Wednesday, March 04, 2015

华艺 :: 和妈妈中国漫游

The only reason I jumped and bought tickets to the The Nonsensemakers' production 'Travel with Mum' (和媽媽中國漫遊) was because it was performed in Cantonese (with Chinese and English surtitles) and for the actors' masks. I didn't watch it for the emotional parts of the show which were heavily themed around filial piety and family ties.

Adapted from a true story, the play tells of a 74-year-old man who built a tricycle to take his 99-year-old mother across China to try to reach their eventual destination Tibet. He wants to fulfill her wish of seeing the world while she still can. He takes her through rural villages and cities on this 900-day journey across 30,000 km only to kinda not reach their destination, but instead reaching Hainan. It's a vacation and a whole host of new experiences for the mother who has toiled all her life for the family and never left their rural hometown.

Left the play feeling peeved because of its self-righteous tone. It was enjoyable only because of the excellent acting. The actors wore masks, so the audience couldn't see the facial expressions. But the body language, hand gestures and voices transmitted the necessary messages. The idea of filial piety negates all other matters. It's the be-all and end-all. Yeah, it's a true story and all that. Still. The script plays to stereotypes, social norms and expectations. I'm probably taking this too seriously. *shrug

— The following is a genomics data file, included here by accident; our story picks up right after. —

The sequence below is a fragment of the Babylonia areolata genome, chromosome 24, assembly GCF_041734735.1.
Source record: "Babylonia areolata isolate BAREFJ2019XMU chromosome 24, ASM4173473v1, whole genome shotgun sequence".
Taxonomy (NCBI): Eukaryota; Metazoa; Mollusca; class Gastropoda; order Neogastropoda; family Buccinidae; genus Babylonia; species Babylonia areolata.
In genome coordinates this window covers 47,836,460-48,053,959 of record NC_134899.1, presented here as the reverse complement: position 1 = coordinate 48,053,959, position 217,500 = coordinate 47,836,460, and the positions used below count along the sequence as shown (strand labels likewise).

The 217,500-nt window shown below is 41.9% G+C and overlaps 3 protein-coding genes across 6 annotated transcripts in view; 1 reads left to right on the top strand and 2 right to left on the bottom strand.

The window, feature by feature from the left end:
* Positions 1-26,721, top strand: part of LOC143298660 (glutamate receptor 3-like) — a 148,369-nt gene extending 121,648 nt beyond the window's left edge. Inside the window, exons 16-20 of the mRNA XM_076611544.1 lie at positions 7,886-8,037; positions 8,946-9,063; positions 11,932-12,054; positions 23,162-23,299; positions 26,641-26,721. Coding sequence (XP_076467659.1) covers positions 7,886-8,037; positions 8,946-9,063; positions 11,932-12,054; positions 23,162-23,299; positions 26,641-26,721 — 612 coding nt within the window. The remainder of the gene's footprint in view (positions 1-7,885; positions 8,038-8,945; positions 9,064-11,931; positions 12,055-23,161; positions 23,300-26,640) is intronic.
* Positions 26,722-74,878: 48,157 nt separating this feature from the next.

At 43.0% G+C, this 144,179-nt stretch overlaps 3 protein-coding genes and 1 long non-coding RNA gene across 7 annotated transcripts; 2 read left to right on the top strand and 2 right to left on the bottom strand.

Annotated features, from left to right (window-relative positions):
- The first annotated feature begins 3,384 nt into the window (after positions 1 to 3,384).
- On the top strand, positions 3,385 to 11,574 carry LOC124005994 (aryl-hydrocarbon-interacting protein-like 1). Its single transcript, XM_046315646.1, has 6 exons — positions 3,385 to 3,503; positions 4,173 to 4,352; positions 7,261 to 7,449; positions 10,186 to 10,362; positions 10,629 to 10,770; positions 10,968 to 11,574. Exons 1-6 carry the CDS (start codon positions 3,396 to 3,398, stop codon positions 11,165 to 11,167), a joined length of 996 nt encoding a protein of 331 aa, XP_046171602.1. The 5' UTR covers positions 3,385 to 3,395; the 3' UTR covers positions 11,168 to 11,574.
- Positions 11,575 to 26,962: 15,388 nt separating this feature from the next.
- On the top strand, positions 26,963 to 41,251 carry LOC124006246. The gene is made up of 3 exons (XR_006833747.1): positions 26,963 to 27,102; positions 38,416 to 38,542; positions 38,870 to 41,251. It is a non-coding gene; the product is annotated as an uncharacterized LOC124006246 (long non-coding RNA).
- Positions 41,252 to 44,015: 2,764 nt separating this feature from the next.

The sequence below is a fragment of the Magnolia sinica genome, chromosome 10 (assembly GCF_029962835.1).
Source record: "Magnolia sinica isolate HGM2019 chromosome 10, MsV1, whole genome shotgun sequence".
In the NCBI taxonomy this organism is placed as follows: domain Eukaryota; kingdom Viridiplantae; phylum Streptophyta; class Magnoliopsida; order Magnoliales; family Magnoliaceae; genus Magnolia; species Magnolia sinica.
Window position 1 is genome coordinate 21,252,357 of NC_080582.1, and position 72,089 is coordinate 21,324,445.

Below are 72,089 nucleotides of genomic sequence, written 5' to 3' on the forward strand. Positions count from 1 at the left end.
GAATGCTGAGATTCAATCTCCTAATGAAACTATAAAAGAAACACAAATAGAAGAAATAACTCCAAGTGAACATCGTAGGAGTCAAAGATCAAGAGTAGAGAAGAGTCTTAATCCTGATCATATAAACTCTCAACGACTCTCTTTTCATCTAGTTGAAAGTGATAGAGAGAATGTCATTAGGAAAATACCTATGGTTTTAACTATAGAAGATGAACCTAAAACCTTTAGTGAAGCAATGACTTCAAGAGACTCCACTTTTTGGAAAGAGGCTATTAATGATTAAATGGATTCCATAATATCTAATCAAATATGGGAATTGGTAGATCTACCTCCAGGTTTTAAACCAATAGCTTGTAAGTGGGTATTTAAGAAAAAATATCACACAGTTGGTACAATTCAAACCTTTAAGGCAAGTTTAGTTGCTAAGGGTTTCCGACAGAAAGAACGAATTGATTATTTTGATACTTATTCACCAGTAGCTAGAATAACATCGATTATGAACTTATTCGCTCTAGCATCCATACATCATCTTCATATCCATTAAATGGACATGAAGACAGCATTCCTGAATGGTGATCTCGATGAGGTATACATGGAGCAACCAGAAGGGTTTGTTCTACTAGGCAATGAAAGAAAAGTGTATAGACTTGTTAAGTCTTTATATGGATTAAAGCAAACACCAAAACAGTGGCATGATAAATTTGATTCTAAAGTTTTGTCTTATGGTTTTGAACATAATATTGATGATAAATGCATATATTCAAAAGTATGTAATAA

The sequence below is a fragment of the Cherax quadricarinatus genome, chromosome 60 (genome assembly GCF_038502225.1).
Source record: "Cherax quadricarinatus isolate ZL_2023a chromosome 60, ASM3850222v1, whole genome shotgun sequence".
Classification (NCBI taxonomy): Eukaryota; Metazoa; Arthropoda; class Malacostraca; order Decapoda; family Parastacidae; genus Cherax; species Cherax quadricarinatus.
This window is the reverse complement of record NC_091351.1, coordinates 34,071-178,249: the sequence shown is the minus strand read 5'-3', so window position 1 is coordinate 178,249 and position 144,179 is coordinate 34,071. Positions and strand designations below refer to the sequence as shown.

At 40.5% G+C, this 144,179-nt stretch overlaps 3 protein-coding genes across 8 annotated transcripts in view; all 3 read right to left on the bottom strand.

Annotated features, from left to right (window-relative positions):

Have you ever read this Chinese children's classic and its stories, especially that one about burying the son to save the mother? 《二十四孝》(or also known as《全相二十四孝诗选》) 之《為母埋兒》or《埋兒奉母》I've no idea what it's called in English- maybe 'Twenty-Four Filial Piety Exemplars' or 'Twenty-Four Paragons of Filial Piety'. Whatever. The stories are creepier than tales of horror and the supernatural. Even if they're satirical or leaning towards metaphorical, it's really not funny. Sure, there's always this female figure(s) in our lives whom we love and respect. But it doesn't necessarily have to be our mothers, biological or adopted. That's the message the play didn't send.

PS: On a separate note, AIYOH. This mix of traditional and simplified Chinese script is annoying! I can read both fine. But it's annoying when the production company hails from Hong Kong or Taiwan, and uses traditional script. Everything is transposed to simplified script in Singapore. A tiny reflection of cultural differences. Yup, 'one country two systems'. And not forgetting the diaspora. Of an ethnicity that's Han Chinese, and that's where it ends.

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